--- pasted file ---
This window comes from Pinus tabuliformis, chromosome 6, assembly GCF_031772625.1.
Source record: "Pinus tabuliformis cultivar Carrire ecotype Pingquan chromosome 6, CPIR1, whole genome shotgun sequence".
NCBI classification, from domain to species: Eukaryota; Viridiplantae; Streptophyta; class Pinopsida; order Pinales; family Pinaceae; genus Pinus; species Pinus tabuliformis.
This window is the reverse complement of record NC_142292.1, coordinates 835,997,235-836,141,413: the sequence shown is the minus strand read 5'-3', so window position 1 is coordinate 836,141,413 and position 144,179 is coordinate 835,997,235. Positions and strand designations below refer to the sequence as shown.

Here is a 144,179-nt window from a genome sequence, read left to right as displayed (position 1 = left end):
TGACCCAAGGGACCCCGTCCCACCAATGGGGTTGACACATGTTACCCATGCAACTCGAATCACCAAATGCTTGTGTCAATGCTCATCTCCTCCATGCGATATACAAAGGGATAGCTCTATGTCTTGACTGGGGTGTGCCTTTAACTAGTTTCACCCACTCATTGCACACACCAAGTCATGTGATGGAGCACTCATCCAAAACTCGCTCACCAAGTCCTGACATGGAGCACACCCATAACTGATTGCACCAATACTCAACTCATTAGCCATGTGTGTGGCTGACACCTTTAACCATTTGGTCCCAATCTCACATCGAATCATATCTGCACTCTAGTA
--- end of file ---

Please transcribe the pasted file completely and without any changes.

This window comes from Pinus tabuliformis, chromosome 6, assembly GCF_031772625.1.
Source record: "Pinus tabuliformis cultivar Carrire ecotype Pingquan chromosome 6, CPIR1, whole genome shotgun sequence".
NCBI classification, from domain to species: Eukaryota; Viridiplantae; Streptophyta; class Pinopsida; order Pinales; family Pinaceae; genus Pinus; species Pinus tabuliformis.
This window is the reverse complement of record NC_142292.1, coordinates 835,997,235-836,141,413: the sequence shown is the minus strand read 5'-3', so window position 1 is coordinate 836,141,413 and position 144,179 is coordinate 835,997,235. Positions and strand designations below refer to the sequence as shown.

Here is a 144,179-nt window from a genome sequence, read left to right as displayed (position 1 = left end):
TGACCCAAGGGACCCCGTCCCACCAATGGGGTTGACACATGTTACCCATGCAACTCGAATCACCAAATGCTTGTGTCAATGCTCATCTCCTCCATGCGATATACAAAGGGATAGCTCTATGTCTTGACTGGGGTGTGCCTTTAACTAGTTTCACCCACTCATTGCACACACCAAGTCATGTGATGGAGCACTCATCCAAAACTCGCTCACCAAGTCCTGACATGGAGCACACCCATAACTGATTGCACCAATACTCAACTCATTAGCCATGTGTGTGGCTGACACCTTTAACCATTTGGTCCCAATCTCACATCGAATCATATCTGCACTCTAGTA